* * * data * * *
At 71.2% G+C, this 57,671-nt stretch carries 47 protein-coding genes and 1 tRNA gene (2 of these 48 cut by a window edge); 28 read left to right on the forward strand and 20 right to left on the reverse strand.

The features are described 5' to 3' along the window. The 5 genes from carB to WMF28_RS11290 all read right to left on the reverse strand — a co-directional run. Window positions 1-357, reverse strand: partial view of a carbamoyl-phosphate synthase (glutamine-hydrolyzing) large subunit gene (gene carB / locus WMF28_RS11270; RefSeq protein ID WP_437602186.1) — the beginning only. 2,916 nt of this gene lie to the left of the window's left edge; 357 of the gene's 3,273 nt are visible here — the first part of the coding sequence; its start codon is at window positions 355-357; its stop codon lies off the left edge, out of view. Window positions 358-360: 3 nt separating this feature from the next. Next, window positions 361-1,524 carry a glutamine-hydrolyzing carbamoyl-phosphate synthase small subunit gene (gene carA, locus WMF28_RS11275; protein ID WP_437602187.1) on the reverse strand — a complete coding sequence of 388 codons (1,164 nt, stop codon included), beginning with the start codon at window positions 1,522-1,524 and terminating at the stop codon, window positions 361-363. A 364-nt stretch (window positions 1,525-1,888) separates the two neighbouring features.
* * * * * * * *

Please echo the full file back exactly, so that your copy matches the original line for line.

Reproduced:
At 71.2% G+C, this 57,671-nt stretch carries 47 protein-coding genes and 1 tRNA gene (2 of these 48 cut by a window edge); 28 read left to right on the forward strand and 20 right to left on the reverse strand.

The features are described 5' to 3' along the window. The 5 genes from carB to WMF28_RS11290 all read right to left on the reverse strand — a co-directional run. Window positions 1-357, reverse strand: partial view of a carbamoyl-phosphate synthase (glutamine-hydrolyzing) large subunit gene (gene carB / locus WMF28_RS11270; RefSeq protein ID WP_437602186.1) — the beginning only. 2,916 nt of this gene lie to the left of the window's left edge; 357 of the gene's 3,273 nt are visible here — the first part of the coding sequence; its start codon is at window positions 355-357; its stop codon lies off the left edge, out of view. Window positions 358-360: 3 nt separating this feature from the next. Next, window positions 361-1,524 carry a glutamine-hydrolyzing carbamoyl-phosphate synthase small subunit gene (gene carA, locus WMF28_RS11275; protein ID WP_437602187.1) on the reverse strand — a complete coding sequence of 388 codons (1,164 nt, stop codon included), beginning with the start codon at window positions 1,522-1,524 and terminating at the stop codon, window positions 361-363. A 364-nt stretch (window positions 1,525-1,888) separates the two neighbouring features.